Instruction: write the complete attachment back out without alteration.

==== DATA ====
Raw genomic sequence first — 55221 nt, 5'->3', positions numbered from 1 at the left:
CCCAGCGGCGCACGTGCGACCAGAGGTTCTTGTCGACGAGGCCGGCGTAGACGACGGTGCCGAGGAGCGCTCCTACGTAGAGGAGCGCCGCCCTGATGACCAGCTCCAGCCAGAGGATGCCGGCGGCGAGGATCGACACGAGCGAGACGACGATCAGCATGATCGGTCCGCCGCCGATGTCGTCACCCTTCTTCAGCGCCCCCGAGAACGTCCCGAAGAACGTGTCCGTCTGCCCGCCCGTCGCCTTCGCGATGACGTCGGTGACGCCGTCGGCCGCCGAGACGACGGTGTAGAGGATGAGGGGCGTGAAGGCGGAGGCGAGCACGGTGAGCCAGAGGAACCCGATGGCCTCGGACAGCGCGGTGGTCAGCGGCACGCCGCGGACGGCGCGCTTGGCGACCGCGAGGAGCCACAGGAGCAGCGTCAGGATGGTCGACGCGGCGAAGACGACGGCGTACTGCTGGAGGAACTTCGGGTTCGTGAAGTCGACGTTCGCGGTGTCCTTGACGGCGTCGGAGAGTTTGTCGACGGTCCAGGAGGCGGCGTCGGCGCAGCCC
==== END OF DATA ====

Raw genomic sequence first — 55221 nt, 5'->3', positions numbered from 1 at the left:
CCCAGCGGCGCACGTGCGACCAGAGGTTCTTGTCGACGAGGCCGGCGTAGACGACGGTGCCGAGGAGCGCTCCTACGTAGAGGAGCGCCGCCCTGATGACCAGCTCCAGCCAGAGGATGCCGGCGGCGAGGATCGACACGAGCGAGACGACGATCAGCATGATCGGTCCGCCGCCGATGTCGTCACCCTTCTTCAGCGCCCCCGAGAACGTCCCGAAGAACGTGTCCGTCTGCCCGCCCGTCGCCTTCGCGATGACGTCGGTGACGCCGTCGGCCGCCGAGACGACGGTGTAGAGGATGAGGGGCGTGAAGGCGGAGGCGAGCACGGTGAGCCAGAGGAACCCGATGGCCTCGGACAGCGCGGTGGTCAGCGGCACGCCGCGGACGGCGCGCTTGGCGACCGCGAGGAGCCACAGGAGCAGCGTCAGGATGGTCGACGCGGCGAAGACGACGGCGTACTGCTGGAGGAACTTCGGGTTCGTGAAGTCGACGTTCGCGGTGTCCTTGACGGCGTCGGAGAGTTTGTCGACGGTCCAGGAGGCGGCGTCGGCGCAGCCC